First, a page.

Overview of molecular testing in non-small-cell lung cancer: mutational analysis, gene copy number, protein expression and other biomarkers of EGFR for the prediction of response to tyrosine kinase inhibitors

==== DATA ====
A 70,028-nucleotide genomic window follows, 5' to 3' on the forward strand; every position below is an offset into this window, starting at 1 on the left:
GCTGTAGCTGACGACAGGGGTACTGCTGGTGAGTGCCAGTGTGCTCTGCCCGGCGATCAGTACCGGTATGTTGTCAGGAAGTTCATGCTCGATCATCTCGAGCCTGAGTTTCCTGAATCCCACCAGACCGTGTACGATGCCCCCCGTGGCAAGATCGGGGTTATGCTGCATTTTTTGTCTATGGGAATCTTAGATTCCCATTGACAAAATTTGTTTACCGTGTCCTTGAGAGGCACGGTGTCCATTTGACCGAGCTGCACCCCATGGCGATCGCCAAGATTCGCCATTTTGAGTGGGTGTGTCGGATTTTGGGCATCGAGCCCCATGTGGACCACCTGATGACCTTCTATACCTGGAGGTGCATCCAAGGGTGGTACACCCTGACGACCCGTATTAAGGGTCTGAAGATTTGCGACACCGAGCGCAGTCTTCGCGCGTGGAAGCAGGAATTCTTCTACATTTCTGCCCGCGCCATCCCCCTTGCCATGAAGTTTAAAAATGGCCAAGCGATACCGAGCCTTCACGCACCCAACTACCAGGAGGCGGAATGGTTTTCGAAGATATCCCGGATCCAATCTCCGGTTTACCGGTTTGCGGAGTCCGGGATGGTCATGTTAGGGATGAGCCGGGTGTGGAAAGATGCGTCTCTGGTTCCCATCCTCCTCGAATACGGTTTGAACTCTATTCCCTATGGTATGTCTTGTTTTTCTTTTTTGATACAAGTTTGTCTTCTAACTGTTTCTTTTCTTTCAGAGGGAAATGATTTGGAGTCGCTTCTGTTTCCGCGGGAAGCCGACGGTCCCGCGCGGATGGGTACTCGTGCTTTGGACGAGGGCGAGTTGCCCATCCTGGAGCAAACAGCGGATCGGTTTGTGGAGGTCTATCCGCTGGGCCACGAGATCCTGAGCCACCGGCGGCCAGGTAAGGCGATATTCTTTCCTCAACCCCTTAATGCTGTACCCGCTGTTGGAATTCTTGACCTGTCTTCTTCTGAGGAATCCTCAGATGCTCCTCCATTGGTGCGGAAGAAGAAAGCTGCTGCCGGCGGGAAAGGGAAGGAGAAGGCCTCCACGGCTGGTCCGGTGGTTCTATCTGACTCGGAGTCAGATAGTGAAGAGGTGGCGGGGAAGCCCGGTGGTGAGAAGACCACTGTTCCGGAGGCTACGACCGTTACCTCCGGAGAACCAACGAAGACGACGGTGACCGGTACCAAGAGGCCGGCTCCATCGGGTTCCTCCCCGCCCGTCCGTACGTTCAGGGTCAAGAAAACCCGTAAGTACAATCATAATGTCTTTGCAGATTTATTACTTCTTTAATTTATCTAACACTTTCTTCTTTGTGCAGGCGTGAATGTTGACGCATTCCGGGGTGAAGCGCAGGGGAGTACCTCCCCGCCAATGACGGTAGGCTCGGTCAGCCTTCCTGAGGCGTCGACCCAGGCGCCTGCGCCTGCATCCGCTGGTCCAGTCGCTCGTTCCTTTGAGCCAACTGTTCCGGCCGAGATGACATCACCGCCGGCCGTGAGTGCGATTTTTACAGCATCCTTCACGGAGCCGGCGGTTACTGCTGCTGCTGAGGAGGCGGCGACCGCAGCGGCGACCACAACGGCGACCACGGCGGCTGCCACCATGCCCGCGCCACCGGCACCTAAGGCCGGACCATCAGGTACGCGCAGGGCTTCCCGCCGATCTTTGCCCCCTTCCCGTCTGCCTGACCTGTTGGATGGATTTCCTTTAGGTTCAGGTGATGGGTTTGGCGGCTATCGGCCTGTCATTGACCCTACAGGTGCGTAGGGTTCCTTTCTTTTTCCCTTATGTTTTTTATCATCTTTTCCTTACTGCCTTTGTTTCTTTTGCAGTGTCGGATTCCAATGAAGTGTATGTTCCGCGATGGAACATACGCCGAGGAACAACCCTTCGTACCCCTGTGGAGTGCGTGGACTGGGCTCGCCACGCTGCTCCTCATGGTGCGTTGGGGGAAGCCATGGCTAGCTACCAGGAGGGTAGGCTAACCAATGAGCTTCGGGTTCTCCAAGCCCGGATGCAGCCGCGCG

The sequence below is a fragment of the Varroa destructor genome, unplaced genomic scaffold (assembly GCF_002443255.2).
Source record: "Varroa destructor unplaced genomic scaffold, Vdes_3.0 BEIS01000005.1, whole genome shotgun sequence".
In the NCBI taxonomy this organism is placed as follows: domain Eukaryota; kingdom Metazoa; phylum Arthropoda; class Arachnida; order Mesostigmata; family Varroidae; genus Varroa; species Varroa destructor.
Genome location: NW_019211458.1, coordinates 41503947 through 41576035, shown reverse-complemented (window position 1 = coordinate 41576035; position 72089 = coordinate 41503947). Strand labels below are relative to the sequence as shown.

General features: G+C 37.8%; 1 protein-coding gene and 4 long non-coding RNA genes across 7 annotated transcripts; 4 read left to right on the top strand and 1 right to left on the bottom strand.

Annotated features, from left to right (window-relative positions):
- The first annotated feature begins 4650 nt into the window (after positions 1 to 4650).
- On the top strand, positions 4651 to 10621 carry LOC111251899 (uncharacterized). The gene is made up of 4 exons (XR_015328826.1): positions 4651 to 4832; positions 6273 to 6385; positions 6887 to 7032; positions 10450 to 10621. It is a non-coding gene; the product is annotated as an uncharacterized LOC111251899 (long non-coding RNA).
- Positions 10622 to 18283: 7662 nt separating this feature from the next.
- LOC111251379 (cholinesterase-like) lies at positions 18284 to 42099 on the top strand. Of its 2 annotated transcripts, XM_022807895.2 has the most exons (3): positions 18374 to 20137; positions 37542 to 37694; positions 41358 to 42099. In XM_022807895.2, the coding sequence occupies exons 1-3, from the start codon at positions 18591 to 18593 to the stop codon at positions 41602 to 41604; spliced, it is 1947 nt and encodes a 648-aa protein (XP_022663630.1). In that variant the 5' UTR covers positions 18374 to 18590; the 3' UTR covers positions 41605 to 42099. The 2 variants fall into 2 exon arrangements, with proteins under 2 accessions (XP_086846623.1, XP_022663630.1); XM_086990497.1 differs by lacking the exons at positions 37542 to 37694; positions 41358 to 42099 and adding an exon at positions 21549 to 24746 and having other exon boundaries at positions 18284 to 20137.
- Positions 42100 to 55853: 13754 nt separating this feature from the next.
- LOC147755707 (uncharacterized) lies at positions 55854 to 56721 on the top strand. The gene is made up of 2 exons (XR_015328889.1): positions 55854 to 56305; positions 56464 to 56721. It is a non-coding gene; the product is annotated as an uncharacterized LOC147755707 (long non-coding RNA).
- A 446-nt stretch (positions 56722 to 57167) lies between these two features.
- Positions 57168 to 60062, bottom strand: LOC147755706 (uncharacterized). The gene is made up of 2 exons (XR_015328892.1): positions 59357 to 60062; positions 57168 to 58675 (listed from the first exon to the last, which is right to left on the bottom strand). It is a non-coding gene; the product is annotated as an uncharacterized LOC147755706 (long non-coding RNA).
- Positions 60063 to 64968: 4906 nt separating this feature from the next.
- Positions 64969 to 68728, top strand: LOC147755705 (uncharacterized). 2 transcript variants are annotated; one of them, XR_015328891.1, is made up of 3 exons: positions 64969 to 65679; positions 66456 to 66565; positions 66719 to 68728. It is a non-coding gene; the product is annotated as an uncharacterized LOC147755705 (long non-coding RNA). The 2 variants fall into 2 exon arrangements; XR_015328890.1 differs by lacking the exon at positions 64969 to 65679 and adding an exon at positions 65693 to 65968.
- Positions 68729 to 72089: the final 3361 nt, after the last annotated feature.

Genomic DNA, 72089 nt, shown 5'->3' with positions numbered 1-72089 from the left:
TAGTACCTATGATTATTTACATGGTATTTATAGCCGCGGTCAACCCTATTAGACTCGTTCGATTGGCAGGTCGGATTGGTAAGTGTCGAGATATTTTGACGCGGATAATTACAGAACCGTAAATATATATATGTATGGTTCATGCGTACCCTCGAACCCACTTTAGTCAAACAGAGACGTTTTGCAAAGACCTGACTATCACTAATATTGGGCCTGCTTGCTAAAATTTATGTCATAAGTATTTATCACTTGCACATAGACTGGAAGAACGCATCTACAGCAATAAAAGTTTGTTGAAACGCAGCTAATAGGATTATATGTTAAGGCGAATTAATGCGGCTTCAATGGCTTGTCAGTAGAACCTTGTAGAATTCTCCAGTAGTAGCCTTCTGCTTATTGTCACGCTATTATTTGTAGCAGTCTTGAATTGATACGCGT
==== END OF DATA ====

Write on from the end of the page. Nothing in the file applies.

Most patients with non-small-cell lung cancer (NSCLC) present with advanced disease. Current treatment paradigms are shifting from cytotoxic chemotherapies alone to single-agent and combination biological and targeted therapies. As patient responses to these therapies vary, predictive biomarkers will be an important facet of a patient's diagnostic workup in personalized medicine, as there is accumulating evidence that they may enable the prognostication and prediction of therapeutic response. Potential biomarkers for the selection of patients with NSCLC most likely to benefit from epidermal growth factor receptor (EGFR) tyrosine kinase inhibitors (TKIs), such as gefitinib and erlotinib, include mutations, gene copy number increase and single-nucleotide polymorphisms of the EGFR gene, EGFR protein expression and oncogenic mutation on the KRAS gene. Many techniques are available to assay for these biomarkers. In this review, we present the current weight of evidence for using these methods as biomarkers for anti-EGFR therapy in patients with NSCLC.